Smaller Players Appear in the Social Networking Arena
Mahindra and Mahindra chairman, Anand Mahindra, tweeted that he was willing to provide seed capital to any young startups with an idea for a desi social media. His tweet was said in relation to the latest hullabaloo regarding Facebook’s inability to protect Indian user data. However, taking on the American social media giant is not that easy for a fresh startup, considering Facebook can buy its way through billions of dollars’ worth traffic and users.
Still, several ideas have been tried and prevailed in the world of online friendships, video chatting, and photo sharing. In 2017, Anurag Gaur came up with Mooshak, a social media app for Indians who wish to social network in vernacular languages. Though pretty small in comparison to Facebook, the app has been downloaded around 200,000 times.
Apart from Mooshak, there is Sharechat, another successful Indian non-English social networking app. Gutrgoo also finds a mention here. Founded by Piyush Kulshreshtha, the platform features debating facilities, such as RoundTable and GlassChamber, in which two or more parties can debate without interference. These apps are able to cash in on sentiment and interests that are local rather than national.
Of course, some ideas have not been as successful as others, for example, BharatStudent, an app launched just three years after Facebook came, was started as a college networking platform but failed.
Anil Ambani’s BigAdda.com also couldn’t take off in spite of possessing star power such as Amitabh Bachchan. Other contenders, such as Amazwing, Peppty, Parkpays and Fastra, have entered the market too.
Sanju Nair of Nocializer, a hyperlocal social network app that allows users to be given real-time info on brands based on their current location, said to The Tech Panda that local apps are going to succeed only if they capitalise on local knowledge. “There’s definitely a strong presumption amongst the Indian audience that anything that comes from the West is easier and better to adapt to. That’s a challenge for local options to get up and running. If Nocializer had been an American LLP then it would have been a different game altogether. But ‘hyperlocal’ will be where local apps have a chance because every communication that you’re going to do is going to be about where you are.”
Apart from India, other non-English speaking countries have been steadily entering the social network app market in different languages to cater to a local audience. China is a heavy consumer of social networking and with 650 million, the number of Chinese users is double the population of the US. It is no wonder that China has come up with a number of social networking apps to choose from, such as Tencent QQ, QZone, Sina Weibo, WeChat, Pengyou, 51.com, Renren, Jiayuan, Kaixin 001, Douban. In another news reported by PR Newswire, Xu Ke has recently launched Dapp ONO, the first blockchain-based social network of China. While Sina Weibo is a hybrid of Facebook and Twitter, WeChat is China’s micro messaging site.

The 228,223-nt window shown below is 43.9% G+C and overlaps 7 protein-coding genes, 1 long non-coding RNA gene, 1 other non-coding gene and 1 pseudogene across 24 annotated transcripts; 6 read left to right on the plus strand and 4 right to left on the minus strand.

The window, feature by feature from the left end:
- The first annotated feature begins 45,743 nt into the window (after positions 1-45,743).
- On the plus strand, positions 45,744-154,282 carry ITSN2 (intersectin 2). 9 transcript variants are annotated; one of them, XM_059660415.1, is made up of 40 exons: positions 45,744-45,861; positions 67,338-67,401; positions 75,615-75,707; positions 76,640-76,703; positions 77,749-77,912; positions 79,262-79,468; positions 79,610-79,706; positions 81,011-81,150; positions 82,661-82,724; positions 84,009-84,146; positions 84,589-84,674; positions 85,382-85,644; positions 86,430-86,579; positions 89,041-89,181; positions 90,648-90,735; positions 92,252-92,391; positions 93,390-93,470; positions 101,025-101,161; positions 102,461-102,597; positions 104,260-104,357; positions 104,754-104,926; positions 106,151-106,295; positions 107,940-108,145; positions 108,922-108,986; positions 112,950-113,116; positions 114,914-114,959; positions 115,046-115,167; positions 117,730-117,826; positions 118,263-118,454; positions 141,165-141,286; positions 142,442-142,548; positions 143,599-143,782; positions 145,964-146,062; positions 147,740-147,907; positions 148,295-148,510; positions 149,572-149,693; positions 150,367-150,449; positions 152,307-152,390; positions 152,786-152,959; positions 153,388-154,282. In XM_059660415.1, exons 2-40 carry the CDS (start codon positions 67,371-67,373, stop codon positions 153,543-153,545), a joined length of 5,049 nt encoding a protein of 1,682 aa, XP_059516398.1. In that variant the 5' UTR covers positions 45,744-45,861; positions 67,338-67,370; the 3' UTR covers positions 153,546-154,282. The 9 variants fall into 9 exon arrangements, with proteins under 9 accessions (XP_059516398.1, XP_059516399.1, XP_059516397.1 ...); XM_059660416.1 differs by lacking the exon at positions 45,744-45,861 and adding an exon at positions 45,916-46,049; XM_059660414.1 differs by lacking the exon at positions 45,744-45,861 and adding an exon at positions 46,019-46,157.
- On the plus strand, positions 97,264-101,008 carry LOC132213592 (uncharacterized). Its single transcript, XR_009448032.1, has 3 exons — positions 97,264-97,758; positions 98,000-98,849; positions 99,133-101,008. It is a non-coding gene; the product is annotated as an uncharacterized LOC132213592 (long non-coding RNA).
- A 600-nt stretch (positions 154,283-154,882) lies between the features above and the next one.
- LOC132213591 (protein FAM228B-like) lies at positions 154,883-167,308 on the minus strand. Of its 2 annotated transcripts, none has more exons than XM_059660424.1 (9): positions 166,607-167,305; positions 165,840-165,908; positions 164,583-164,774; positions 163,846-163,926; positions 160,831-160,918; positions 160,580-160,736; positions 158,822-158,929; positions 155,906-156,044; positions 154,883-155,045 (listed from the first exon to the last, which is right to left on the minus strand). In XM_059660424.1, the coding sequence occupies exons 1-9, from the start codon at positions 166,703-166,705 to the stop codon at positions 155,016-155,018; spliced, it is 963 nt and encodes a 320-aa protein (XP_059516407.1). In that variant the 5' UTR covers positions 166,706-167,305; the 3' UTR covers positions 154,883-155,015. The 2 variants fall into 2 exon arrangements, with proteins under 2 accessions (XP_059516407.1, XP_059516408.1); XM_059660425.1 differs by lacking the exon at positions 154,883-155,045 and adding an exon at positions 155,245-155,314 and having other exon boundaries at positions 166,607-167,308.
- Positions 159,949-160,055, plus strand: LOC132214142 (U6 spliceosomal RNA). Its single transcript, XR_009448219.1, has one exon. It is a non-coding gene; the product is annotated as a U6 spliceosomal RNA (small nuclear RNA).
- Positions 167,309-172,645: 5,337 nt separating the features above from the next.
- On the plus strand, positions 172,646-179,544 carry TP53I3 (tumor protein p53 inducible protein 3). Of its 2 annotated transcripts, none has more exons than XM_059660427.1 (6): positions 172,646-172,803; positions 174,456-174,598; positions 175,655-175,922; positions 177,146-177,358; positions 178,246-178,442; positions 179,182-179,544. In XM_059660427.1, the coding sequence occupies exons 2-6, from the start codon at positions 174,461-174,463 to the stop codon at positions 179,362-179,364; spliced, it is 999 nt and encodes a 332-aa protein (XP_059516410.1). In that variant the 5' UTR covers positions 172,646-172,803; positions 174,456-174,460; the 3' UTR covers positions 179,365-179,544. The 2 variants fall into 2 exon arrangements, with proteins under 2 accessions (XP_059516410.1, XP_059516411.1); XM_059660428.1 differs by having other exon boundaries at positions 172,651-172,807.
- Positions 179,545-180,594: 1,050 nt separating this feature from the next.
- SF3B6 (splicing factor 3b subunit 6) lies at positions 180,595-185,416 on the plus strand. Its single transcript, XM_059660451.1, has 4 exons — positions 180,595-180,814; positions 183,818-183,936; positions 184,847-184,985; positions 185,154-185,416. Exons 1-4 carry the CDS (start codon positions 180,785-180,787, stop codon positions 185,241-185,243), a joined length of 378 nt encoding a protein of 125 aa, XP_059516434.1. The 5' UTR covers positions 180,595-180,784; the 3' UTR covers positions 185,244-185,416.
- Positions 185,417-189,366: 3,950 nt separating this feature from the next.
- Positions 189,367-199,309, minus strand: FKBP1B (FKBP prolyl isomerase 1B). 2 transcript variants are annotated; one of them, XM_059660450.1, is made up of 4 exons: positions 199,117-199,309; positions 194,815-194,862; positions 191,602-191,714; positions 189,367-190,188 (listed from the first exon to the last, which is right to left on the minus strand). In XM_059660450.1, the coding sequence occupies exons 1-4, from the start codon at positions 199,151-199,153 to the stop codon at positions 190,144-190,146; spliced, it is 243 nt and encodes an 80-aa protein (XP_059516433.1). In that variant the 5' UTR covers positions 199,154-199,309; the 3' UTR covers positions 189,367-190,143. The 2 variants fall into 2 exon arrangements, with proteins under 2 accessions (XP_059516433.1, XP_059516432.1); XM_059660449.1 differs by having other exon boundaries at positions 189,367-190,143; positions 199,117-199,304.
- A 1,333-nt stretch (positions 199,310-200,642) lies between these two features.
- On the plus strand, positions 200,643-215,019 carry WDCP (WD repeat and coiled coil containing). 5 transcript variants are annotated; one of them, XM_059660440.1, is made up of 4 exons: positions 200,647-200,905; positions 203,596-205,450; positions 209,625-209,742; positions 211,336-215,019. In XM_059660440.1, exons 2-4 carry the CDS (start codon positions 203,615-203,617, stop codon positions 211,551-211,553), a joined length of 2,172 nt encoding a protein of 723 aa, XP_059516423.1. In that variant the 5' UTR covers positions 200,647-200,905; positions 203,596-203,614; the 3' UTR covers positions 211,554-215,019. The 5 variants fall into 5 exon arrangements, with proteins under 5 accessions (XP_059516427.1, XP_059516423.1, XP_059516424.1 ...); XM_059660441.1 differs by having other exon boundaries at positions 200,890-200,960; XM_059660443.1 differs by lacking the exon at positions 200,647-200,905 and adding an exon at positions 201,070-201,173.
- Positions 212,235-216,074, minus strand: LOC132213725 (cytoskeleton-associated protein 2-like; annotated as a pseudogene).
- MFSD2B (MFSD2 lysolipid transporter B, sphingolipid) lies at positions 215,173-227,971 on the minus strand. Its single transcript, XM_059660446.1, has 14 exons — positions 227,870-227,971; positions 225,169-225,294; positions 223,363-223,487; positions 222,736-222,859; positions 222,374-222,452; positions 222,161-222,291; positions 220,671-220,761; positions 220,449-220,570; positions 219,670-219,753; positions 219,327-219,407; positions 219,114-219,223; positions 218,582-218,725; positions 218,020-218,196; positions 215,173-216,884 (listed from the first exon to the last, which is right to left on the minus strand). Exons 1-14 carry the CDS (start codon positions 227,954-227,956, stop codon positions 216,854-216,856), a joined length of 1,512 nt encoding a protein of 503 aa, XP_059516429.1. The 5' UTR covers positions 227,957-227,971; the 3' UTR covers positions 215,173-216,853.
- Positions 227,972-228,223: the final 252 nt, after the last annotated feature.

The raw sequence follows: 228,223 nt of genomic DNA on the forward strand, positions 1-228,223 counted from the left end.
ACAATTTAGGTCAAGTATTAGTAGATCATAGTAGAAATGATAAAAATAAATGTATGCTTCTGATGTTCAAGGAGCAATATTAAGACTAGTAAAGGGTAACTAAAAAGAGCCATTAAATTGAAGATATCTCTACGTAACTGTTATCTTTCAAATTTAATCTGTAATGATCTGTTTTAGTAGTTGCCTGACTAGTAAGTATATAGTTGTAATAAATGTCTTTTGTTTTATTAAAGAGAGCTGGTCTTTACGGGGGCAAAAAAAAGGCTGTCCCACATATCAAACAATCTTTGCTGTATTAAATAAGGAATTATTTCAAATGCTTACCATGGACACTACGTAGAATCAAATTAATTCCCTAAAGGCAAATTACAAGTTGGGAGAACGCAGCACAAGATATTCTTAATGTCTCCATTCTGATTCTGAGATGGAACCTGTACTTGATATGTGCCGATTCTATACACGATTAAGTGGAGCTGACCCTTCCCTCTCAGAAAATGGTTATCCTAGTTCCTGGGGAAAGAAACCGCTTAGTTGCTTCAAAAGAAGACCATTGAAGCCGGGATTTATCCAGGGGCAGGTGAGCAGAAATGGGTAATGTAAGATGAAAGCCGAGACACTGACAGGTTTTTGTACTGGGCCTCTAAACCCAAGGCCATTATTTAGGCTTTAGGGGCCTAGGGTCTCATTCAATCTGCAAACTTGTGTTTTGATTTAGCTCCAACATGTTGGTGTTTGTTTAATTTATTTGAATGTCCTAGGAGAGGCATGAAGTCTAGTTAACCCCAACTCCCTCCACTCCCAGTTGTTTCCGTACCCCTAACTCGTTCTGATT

Japan launched Line in 2011, which reached a 100 million users less than two years. In 2013, Line was Japan’s most used social networking app. Another successful Japanese owned social platform is Mixi, which is called the King of Japan’s social networking, and rivals Facebook, Twitter, and Instagram in its user reach.
Meanwhile in Korea, Kakao Talk, created by Kakao Corporation, started as a messenger service but now provides data and photo sharing, video chatting, and has become South Korea’s number one social media app. Another Korean success is Cyworld, with 16 million monthly users.
Russia’s VKontakte or VK, with similar features as Facebook, is popular in Russia and several countries of Europe. In South America, Taringa is one of the most popular social networking platforms.
Europe offers a host of social networking apps, such as Badoo, the dating site, which offers forty-seven languages. Apart from that this website lists UK’s The Dots, the French Skyrock and Skylog, there is Hungarian iWiW, Polish Nasza-klasa, Belgian Netlog, Latvian Draugiem, German dol2Day, and many more!
US of course is the hub of all social media moguls. Apart from the big players, Facebook, WhatsApp, Tumblr, Instagram, Twitter, Google Plus, Skype, and Snapchat, several smaller players have also made an appearance in the market.
Developed by Open Whisper Systems, Signal is an encrypted communications app for Android and iOS, which uses standard cellular mobile numbers as identifiers, while securing all communications to other Signal users with end-to-end encryption. US has also come up with Reddit, an American social news network, web content rating, and discussion website. Other American social network apps are Foursquare, Tagged, Kiwibox.com, the last one catering specifically to New York’s teen scene.